Solitary plants do as well as clumped ones in Silene uniflora (Caryophyllaceae)

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Abstract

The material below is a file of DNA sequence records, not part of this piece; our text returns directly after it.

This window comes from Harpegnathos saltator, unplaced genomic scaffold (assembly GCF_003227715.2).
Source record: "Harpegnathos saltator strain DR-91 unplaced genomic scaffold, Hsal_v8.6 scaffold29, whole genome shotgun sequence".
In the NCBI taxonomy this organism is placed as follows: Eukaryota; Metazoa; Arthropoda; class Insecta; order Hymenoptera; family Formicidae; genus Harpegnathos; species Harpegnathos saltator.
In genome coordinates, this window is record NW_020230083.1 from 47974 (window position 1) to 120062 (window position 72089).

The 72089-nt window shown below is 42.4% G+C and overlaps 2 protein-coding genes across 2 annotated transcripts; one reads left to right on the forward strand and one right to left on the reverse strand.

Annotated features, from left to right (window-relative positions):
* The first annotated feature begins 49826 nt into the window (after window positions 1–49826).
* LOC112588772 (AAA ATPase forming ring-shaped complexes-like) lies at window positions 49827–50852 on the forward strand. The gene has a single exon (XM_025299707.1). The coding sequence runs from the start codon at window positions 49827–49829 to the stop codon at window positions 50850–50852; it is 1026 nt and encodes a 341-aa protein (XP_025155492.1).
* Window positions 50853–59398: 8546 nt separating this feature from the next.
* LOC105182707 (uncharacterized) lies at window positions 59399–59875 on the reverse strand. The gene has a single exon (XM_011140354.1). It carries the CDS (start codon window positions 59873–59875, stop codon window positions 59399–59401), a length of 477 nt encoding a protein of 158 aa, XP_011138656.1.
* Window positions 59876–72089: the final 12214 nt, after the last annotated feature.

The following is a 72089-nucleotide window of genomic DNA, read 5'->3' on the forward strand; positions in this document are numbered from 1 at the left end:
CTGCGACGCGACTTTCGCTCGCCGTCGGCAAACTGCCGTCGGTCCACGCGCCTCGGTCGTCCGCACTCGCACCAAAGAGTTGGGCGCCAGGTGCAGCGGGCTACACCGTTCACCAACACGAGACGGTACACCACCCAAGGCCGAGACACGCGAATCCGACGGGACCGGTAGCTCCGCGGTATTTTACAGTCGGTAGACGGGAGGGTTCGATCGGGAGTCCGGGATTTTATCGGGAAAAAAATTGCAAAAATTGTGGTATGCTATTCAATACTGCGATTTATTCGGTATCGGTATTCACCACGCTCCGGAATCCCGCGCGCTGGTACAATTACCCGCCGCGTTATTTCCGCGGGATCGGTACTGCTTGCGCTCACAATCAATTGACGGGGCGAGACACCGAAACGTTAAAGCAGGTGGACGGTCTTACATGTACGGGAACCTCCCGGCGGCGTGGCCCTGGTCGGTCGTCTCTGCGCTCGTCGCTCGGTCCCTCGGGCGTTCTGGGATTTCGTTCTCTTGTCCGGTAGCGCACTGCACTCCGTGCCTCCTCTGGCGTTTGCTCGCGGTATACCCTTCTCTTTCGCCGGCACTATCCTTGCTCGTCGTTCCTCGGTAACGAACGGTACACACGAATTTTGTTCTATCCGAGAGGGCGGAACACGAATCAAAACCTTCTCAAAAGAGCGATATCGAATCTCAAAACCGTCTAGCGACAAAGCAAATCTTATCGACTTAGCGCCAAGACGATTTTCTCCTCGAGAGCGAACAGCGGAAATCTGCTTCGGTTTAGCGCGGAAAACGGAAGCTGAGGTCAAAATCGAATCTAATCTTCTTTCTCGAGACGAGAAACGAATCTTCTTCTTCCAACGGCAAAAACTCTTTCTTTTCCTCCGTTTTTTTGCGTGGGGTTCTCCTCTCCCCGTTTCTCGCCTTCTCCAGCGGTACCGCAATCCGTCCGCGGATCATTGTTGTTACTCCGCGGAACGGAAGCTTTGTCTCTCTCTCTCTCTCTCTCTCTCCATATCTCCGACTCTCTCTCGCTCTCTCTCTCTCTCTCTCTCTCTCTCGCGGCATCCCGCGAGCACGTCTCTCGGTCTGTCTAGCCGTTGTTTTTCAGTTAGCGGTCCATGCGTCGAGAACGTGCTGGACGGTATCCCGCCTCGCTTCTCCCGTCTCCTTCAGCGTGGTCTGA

Many studies have been done on seed production as a function of population density in wild plants Most of them show a higher seed-set per flower of densely growing plants In this study, in a gynodioecious Silene uniflora (Caryophyllaceae) population on the Baltic island of Oland, high plant density did not increase fruit-set or seed-set Instead, the total number of seeds set was slightly higher for widely scattered plants as a result of a somewhat lower number of ovules per flower in densely growing plants Individuals had nothing to gain by growing close together, because there was no reproductive parameter which could compensate for the low ovule number per flower of closely growing plants Plant size determined the total seed production of individuals, but did not correlate with any of the fitness components studied per flower basis The different gender morphs showed the same pattern, which is discussed as a comparison with pollen limitation in self-incompatible and self-incompatible plants

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